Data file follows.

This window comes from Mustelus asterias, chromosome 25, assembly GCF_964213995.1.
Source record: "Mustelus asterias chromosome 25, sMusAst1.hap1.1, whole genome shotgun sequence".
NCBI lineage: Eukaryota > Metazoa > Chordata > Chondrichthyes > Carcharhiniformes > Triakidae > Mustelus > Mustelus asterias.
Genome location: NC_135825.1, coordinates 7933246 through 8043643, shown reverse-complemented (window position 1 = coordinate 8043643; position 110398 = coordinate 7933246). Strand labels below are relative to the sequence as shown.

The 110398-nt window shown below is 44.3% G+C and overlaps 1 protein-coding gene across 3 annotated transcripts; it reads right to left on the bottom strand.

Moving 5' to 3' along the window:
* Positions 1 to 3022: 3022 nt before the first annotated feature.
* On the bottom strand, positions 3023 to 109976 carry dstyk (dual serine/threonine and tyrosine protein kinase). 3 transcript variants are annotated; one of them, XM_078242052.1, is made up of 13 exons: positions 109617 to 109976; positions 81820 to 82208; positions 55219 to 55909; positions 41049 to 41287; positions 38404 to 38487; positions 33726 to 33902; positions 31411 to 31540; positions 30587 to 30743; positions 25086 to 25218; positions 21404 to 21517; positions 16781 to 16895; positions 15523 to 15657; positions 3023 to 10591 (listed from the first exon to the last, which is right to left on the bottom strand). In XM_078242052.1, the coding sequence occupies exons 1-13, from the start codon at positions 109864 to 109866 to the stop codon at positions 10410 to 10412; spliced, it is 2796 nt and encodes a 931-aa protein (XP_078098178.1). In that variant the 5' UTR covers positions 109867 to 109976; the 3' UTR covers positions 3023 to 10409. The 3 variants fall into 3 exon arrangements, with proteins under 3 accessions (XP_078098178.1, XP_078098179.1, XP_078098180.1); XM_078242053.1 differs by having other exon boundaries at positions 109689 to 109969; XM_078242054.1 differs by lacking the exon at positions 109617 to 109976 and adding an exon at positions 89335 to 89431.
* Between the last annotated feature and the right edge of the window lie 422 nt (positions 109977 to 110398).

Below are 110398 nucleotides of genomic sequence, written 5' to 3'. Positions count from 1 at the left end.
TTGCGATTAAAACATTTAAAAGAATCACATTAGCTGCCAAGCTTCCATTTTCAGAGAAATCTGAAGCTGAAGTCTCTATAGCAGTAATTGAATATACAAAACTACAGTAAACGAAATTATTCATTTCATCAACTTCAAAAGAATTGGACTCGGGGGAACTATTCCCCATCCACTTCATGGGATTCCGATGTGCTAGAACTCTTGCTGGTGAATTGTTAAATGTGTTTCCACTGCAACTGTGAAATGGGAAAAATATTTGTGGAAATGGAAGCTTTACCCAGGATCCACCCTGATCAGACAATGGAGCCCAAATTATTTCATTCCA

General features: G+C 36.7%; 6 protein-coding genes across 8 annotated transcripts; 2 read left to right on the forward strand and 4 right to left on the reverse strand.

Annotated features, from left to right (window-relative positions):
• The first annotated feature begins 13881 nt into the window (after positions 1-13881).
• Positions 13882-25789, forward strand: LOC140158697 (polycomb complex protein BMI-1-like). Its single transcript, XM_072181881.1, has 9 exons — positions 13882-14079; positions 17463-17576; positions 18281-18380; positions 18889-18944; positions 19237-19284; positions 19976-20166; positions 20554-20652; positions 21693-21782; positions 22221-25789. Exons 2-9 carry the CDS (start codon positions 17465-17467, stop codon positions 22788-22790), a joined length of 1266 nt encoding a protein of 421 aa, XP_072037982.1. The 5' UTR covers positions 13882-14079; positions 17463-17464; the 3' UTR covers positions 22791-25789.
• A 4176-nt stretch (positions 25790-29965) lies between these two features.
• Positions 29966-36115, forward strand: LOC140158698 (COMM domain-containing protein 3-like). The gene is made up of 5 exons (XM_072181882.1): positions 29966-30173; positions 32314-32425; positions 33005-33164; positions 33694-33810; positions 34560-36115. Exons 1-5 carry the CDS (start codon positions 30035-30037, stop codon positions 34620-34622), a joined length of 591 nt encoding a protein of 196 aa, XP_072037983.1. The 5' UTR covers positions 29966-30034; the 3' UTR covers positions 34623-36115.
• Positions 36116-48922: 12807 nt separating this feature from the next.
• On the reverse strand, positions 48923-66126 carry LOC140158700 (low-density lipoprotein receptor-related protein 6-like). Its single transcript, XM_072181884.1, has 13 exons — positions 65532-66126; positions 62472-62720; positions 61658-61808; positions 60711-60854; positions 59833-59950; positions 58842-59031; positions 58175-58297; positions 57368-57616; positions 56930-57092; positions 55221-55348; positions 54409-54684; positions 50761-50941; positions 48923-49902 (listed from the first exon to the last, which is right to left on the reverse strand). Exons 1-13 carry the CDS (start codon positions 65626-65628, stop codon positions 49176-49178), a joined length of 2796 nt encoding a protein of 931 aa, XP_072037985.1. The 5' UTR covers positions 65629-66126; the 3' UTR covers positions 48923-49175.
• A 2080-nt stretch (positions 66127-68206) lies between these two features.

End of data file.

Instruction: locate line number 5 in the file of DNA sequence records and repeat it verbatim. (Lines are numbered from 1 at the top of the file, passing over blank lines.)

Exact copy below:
The 110398-nt window shown below is 44.3% G+C and overlaps 1 protein-coding gene across 3 annotated transcripts; it reads right to left on the bottom strand.